What is a bone graft and what’s its purpose

What is a bone graft?

  • bone-graft-before
    Before bone graft, there was insufficient bone for implant placement.

Bone graft is a substitute bone used to restore and preserve your jawbone. Bone graft is primarily used during tooth extraction for socket preservation. Placing bone graft after tooth extraction assists your body in growing more of its own bone. Essentially, bone graft acts as a space maintainer by filling in the tooth extraction site. This allows your body to regenerate new bone at a better rate which results in more bone regeneration. Talk to your dentist to learn more about bone grafting and other bone augmentation procedures.

What is the purpose of bone grafting?

Bone graft assists your body in healing better after tooth extraction and helps preserve more of your jawbone. Whenever you lose a tooth, your jawbone starts to shrink at an accelerated rate. Placing a bone graft after tooth extraction helps preserve your jawbone. This is especially important if you’re planning on placing a dental implant in place of the missing tooth. In order for dental implants to be successful, they must be placed in solid bone structure. Often times, the ideal spot for placing a dental implant lacks sufficient bone to fully secure the implant post in place. In these situations, your dentist has to add bone graft to prepare your jawbone for implant placement.

Where do bone grafts come from?

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Bone graft may be synthetic, come from animals, cadavers, or harvested from your own body

There are many different sources for bone grafting materials. Each type of bone graft has its own implications and uses. Here’s a list of the some of the most common types of bone grafting materials used in implant dentistry:

Synthetic bone graft

Synthetic bone grafts are the most commonly used type of grafting material. These are made from material which resembles bone particles, such as calcium apatite or calcium phosphate. The purpose of synthetic bone graft is to fill in smaller defects to allow for more bone growth within the region.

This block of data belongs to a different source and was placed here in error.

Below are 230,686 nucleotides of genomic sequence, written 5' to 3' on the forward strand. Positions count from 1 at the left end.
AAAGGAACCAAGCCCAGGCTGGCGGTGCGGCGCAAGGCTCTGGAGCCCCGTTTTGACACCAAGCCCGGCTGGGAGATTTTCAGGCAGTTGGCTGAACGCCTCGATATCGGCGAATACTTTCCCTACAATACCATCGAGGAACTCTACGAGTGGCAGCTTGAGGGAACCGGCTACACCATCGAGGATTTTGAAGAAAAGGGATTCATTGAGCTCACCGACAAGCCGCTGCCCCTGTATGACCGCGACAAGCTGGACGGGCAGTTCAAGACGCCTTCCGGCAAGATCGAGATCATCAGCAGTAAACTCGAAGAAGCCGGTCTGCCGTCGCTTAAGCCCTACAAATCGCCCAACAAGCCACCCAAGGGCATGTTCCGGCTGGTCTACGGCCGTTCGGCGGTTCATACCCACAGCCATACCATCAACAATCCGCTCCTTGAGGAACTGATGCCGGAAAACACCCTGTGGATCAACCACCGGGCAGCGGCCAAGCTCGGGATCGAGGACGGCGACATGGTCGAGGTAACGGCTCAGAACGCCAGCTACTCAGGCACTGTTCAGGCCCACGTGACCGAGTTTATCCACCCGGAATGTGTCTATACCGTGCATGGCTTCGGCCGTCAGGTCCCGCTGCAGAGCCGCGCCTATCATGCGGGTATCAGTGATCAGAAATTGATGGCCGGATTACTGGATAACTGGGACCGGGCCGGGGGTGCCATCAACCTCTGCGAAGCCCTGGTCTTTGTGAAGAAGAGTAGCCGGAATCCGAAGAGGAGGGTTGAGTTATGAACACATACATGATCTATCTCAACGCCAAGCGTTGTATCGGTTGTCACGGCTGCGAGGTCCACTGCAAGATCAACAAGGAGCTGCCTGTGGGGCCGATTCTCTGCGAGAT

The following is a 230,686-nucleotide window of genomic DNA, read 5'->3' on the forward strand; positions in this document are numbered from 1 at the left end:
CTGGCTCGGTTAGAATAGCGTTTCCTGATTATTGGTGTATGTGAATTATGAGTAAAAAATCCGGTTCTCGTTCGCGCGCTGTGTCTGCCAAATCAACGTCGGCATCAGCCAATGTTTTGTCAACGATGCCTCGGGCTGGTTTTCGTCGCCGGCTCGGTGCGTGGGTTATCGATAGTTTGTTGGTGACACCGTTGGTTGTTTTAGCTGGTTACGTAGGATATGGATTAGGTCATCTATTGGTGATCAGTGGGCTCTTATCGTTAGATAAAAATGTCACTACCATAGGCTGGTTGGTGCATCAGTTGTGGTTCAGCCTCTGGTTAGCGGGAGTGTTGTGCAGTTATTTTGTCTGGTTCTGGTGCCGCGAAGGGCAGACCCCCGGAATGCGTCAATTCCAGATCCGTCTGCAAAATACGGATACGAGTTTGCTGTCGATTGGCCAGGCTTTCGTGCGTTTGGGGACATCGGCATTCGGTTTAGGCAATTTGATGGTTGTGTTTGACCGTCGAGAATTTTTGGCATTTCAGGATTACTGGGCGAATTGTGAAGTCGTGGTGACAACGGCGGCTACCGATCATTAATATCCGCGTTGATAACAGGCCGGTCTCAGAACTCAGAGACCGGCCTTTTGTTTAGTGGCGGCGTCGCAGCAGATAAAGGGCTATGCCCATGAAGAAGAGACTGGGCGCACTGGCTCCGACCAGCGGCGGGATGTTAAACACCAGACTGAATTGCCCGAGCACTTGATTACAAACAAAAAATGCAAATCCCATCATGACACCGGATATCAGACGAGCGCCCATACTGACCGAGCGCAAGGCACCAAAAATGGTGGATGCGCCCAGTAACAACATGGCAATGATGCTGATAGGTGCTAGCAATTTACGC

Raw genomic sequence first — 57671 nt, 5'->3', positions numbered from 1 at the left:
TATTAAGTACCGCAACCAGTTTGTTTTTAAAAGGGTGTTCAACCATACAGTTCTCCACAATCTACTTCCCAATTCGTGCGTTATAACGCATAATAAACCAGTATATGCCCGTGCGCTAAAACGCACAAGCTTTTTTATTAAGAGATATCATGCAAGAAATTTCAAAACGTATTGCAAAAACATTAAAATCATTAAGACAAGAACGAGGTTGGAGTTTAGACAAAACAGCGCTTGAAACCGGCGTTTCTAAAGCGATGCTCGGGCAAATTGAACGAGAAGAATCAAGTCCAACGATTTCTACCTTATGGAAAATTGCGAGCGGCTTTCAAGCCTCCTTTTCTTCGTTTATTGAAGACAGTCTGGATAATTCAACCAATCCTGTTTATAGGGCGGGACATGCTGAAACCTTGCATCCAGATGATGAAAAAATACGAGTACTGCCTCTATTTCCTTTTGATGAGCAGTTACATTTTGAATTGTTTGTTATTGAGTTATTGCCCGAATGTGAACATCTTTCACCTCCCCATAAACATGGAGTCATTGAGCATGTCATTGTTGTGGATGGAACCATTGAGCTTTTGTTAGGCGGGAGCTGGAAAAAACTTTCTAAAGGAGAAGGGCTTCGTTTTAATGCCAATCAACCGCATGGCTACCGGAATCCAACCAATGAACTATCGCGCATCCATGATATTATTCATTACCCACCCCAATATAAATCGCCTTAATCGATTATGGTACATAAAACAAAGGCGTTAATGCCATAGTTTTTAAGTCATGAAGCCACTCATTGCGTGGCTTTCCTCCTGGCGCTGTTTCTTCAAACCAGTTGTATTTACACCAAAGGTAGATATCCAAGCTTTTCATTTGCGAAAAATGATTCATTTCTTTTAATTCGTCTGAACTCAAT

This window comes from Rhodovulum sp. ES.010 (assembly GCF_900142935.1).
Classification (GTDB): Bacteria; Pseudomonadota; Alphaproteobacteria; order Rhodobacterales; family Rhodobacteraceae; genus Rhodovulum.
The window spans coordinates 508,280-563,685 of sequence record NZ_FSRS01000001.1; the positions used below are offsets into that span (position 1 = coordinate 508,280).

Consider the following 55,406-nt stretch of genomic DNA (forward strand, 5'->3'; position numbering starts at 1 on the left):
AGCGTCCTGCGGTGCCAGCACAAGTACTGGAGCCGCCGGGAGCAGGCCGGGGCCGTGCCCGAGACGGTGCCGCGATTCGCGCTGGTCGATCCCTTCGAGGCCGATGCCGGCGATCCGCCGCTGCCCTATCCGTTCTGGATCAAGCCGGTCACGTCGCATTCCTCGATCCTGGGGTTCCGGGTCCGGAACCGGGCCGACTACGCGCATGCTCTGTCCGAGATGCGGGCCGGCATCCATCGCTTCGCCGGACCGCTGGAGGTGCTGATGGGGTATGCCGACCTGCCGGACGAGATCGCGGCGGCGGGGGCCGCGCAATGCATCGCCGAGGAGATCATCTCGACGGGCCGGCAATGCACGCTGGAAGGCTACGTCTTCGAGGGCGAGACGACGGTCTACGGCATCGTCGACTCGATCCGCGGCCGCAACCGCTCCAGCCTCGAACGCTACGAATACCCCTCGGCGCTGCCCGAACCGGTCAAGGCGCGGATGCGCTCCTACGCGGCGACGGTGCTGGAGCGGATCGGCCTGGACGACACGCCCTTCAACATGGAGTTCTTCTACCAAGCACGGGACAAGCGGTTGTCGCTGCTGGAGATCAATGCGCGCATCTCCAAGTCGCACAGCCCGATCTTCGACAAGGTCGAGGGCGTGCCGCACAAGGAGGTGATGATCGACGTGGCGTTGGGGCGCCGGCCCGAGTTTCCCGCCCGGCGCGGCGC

Allograft

Allograft is any type of bone graft which comes from cadaver or animal donor sites. This includes bovine bone (from cows), xenograft bone (from pigs), as well as human cadaver bone. Allograft bone doesn’t get absorbed as quickly as synthetic bone does. This makes allograft a better option for preserving larger bony defects where you want the bone graft to last for a longer period of time.

Autogenous bone graft

Autogenous bone graft is any bone graft that comes from your own body. Your implant dentist or oral surgeon will harvest bone from a donor site in your body and use it to repair another site. Common donor sites include the mandible ramus and the chin area. For the most complicated cases, your dentist may harvest bone from your rib cages. Autogenous bone grafting is typically reserved for repairing the most extensive bony defects when there are no alternatives.

Bone grafts help your body regenerate more of its own natural bone. They essentially act as a space holder to permit your bone to grow into the graft region. As you deposit more bone tissue, your body gradually absorbs and replaces the majority of your bone graft with natural bone. Once you develop enough solid bone, your dentist can now secure your dental implant(s) in place and restore your missing teeth. To learn more about bone grafting treatments, schedule a consultation with a dental implant specialist near you today.

What is a sinus lift or sinus graft?

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Sinus lift restores sufficient bone below your sinuses to allow for implant placement in the upper back region